Below is a recording of that orchestral show, accompanied by The Royal Scottish National Orchestra in Paisley Abbey in October 2013 – featuring tracks from the band’s older records. You can also download the audio files of the performance for free HERE if you like what you see/hear:

Do you think the "idea" of The Twilight Sad is better conveyed on record, or in a live setting, and why?

I like to think they are two separate things and have their own different merits. We always make a conscious effort to differentiate between the record tracks and a live version of them. We want to make them two separate experiences. I’ve always thought there would be no point in just replicating what you’ve recorded on stage so it sounds exactly like the record because the people who have played to see you could have just stayed in the house and listened to the record instead of spending their money coming to see you. We want to make it a different experience so it’s worth coming to the show. When we play live, I think it’s noisier and more intense.

What in your eyes, does the future of the band hold, in the rest of 2014 and beyond?

We’re all just pretty focused on this new record and touring it at the moment. We’ve got the next eight months planned out as far as touring goes and I hope we can have a good festival season as well. We’re releasing stripped back versions of the new songs which Andy and I recorded in a church in Glasgow. I think that’s officially coming out in January but we’re selling it at our gigs at the moment. The success of this record will determine whether we will be able to carry on touring and recording the way we have been for the past seven years, so we’re not making any plans beyond it. We’re going to carry on writing. We’re not in it for the money. If we had been we’d have quit a long time ago. We just want to make enough to be able to make more music.

Why do you think that vinyl is making a comeback, and what is your favourite musical format?

I buy all my favourite records on vinyl, but I also like to have a download code with record so I can listen to music on the go. I love having the physical version of a record. It’s something tangible that you can hold in your hand and not just a file on a computer. I think that if someone puts everything into a record plus they’ve spent years creating it then it is worth owning and paying money for if you like it and it makes a difference in your life. I’ve always bought vinyl, so I can’t comment on why more people are now doing it. It’s always been a part of my life.

The Glasgow music scene seems to be a "happy family", what are the pros and cons of this?

I don’t think there’s any cons to be honest. I think more than anything it’s because bands from Glasgow are full of good people that love music and want to share good music. There’s so much good music that’s come out of Glasgow over the years and that’s why it’s easy to share it and promote it to people all over the world. I think we all like to share each other’s music on social media and that just shows what a good place we live in. Don’t get me wrong, I think there’s also a bit of healthy competition there as well, which always helps you try to do better and push yourself as much as you can. I suppose the cons would be if you were shite, then that would be pretty obvious because that happy family would avoid you like the plague.

What are you opinions of the "promo process", and what questions do you get asked the most?

I’ve worked on a building site and in an office where I counted down the minutes until I finished, so I have no problem with the “promo process”. I’m getting to talk about something I love and by doing an interview or a session, one more person could discover our band. The only problem I have sometimes is that I try to answer each question as individually as I possibly can but it can be hard to not just repeat yourself word for word if you’re asked the same question ten times in ten different interviews. That’s not a complaint at my end. I just don’t want to be seen to be giving the same answer every time, if that makes sense? I think the question I get asked the most is: “Are you constantly miserable?” or “Why are you so miserable?”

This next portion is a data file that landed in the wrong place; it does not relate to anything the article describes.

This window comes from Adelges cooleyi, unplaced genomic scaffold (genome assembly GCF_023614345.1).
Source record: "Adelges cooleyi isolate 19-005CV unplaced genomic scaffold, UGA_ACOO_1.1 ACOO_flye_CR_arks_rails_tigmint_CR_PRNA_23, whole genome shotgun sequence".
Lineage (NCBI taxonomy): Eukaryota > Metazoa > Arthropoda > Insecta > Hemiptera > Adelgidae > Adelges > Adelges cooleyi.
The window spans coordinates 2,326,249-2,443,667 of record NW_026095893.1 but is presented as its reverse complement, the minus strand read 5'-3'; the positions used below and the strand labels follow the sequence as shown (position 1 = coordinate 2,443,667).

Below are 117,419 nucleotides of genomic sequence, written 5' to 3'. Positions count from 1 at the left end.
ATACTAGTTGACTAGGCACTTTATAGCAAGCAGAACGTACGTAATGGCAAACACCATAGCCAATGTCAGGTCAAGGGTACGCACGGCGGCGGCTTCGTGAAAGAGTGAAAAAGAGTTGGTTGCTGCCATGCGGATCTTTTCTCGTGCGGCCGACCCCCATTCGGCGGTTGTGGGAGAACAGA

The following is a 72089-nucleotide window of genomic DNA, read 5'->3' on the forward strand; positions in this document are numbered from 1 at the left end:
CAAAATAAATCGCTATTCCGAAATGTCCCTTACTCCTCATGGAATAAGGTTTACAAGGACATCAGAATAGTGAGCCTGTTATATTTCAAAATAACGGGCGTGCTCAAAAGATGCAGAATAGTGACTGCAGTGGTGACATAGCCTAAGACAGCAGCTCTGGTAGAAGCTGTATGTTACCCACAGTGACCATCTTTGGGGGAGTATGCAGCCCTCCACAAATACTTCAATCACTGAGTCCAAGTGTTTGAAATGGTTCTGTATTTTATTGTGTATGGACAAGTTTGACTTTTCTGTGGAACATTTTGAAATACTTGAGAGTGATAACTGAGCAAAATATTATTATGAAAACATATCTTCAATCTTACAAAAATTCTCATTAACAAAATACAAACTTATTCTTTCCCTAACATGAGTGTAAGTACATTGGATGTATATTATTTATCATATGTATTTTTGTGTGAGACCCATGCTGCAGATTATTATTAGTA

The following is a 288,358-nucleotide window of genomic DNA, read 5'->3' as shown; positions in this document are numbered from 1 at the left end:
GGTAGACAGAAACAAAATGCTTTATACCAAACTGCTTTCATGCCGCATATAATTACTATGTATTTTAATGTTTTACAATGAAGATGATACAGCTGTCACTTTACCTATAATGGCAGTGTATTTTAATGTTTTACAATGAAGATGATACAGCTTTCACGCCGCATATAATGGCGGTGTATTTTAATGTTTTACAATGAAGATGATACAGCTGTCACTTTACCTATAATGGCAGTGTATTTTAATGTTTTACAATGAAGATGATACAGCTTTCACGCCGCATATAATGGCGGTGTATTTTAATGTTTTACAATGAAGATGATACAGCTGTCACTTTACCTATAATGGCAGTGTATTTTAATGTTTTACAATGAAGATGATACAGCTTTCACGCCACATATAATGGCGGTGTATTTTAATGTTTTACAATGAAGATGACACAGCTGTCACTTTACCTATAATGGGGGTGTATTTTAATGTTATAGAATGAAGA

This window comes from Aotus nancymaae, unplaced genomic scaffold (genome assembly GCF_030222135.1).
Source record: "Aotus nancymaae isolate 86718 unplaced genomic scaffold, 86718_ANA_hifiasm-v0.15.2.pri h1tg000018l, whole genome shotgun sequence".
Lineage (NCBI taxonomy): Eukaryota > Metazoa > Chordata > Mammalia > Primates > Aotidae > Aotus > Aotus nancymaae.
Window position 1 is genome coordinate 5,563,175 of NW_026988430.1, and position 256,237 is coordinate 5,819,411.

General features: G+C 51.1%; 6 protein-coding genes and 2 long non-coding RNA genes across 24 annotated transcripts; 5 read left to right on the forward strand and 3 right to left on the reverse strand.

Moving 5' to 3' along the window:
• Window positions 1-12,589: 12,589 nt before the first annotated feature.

Who does the songwriting, and how does the process generally pan out? Also, where does the inspiration for the lyrical content come from?

Andy sends me over some music and I write my melodies and rough lyrics then send them back to him. After that we say which direction the song has taken and what instrumentation would suit the song. A lot of that depends on what Andy’s listening to and influenced by at the time. Andy makes a demo and then we go into the rehearsal room to play the song as a full band to nail down the drums and the bass parts. We don’t go into any album with any major ideas of how we want it to sound, we just let things happen naturally and what comes out comes out. All my lyrics from day one have been about where I am from, people I know, my friends and family and things that have happened to us over the years. As you can tell, it’s usually pretty bad things. I write about love, loss, regret, if someone wrongs me or my friends and family, and my own failures.

What were your views on Scottish independence before the referendum, and where do you think the country needs to go from here/now?

Politics was always a very private thing in my household when I was growing up and that's something that I've taken on board as I've got older. So I've decided to stay out of the independence debate. I grew up and voted in North Lanarkshire, I now live in Glasgow.

Finally, do you have any superstitions, related to music or otherwise?

When I play I have had nothing in my pockets and for the past two years I’ve worn the same boots at every gig we’ve played. They are my lucky boots. I hope they last the next two years.

Finally, below is the audio for ‘Last January’, a single taken from the band’s latest record, to give you a flavour of what to except in The Twilight Sad’s present and future. You can get the record from the FatCat Records store, or iTunes (link above) if that’s your thing: